According to a recent survey almost a quarter of UK citizens are over weight but, says Cancer research UK, 25% of these are simply not interested in losing weight. We are in fact the second most obese nation in Europe, second only to Greece.
This not only concerns the UK Government, who have just announced a concerted campaign to tackle the problem via GP’s, but also the life insurance industry.
The problem is that many people are still sensitive about their weight. Sensitive to the extent that they’ll convince themselves that they’re sticking to a diet when they are patently not. The loss of a pound or two occasions celebration, whereas the same two pounds going back the next day remains unannounced. Ring any bells for you?
Well normally, a porky or two about your true weight doesn’t harm anyone – other than perhaps yourself. But now life insurance companies are having to take a much closer interest. They suspect that lots of people are telling lies about their weight on their life insurance applications.
Consequently, Scottish Provident, one of Britain’s biggest life insurers, is tightening up its application procedures. Now, as well as asking applicants how much they weigh, they’ll be asking when they last weighed themselves. It’s an attempt to encourage applicants to answer more accurately rather than pluck a figure out of thin air or being economical with the truth.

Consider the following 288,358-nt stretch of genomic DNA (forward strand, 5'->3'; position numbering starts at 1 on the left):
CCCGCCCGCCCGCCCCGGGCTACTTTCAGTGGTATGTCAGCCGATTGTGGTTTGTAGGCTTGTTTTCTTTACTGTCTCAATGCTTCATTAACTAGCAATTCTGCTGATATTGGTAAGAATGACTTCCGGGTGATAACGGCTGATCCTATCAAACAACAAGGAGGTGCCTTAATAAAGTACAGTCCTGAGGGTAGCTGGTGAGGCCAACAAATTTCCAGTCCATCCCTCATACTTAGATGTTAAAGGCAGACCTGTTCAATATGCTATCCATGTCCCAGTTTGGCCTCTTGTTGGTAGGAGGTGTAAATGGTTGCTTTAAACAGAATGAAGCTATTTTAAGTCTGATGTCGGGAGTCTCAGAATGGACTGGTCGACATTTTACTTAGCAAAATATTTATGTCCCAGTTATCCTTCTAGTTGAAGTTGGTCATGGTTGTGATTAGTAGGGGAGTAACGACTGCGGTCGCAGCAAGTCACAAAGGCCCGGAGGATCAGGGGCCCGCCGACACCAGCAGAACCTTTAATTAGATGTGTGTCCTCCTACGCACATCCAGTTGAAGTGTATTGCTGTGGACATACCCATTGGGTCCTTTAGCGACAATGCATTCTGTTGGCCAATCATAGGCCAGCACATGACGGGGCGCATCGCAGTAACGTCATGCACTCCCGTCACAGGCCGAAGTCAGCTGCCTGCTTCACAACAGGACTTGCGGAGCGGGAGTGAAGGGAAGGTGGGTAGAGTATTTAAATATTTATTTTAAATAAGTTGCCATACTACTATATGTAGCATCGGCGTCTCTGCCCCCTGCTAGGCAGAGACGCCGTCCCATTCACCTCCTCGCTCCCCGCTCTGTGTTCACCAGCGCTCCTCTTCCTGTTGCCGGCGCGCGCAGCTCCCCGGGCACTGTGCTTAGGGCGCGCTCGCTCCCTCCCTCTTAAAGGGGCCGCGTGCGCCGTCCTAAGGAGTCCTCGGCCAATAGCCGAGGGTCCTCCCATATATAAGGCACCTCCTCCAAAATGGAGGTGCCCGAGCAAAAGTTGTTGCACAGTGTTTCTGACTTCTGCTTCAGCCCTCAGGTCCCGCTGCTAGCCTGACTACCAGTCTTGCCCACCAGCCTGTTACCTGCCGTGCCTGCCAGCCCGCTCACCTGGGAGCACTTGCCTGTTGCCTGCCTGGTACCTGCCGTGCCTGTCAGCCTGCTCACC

A spokesman for the insurer said, “We know that people normally understate their weight, mainly because they are in denial about the subject, although there are also some people who will lie just to get cheaper premiums”.
The British Medical Association classifies someone as “obsess” if their Body Mass Index (BMI) exceeds 24 but most insurance companies are now using 30 as their obesity definition. Above that figure and you’ll find that they’ll load your premium and even ask to have a medical examination. Anyone who is overweight could easily see their life or critical illness insurance premium loaded by up to 50% – and extreme cases, cover will be refused.
So, if you want to know your BMI, take your height in meters and multiply it by itself. Then take the result and divide it by your weight in kilograms. The result is your Body Mass Index.
Whilst BMI has become the accepted method of assessing someone’s weight, it does have limitations as it doesn’t discriminate whether the weight is being carried in fat or muscle. And a study of 33,000 adults reported recently in The Lancet, concluded that the medical profession’s “over 24” BMI obesity definition could be raised to “over 25” without harming health. That’s the equivalent of adding an extra half stone. Their research also found that only adults with BMI’s in excess of 35 suffered a pronounced lowering in life expectancy.
But in accepting a BMI level of 30, the life insurance industry has taken a cautious mid position. Well, if it was your money at risk, wouldn’t you?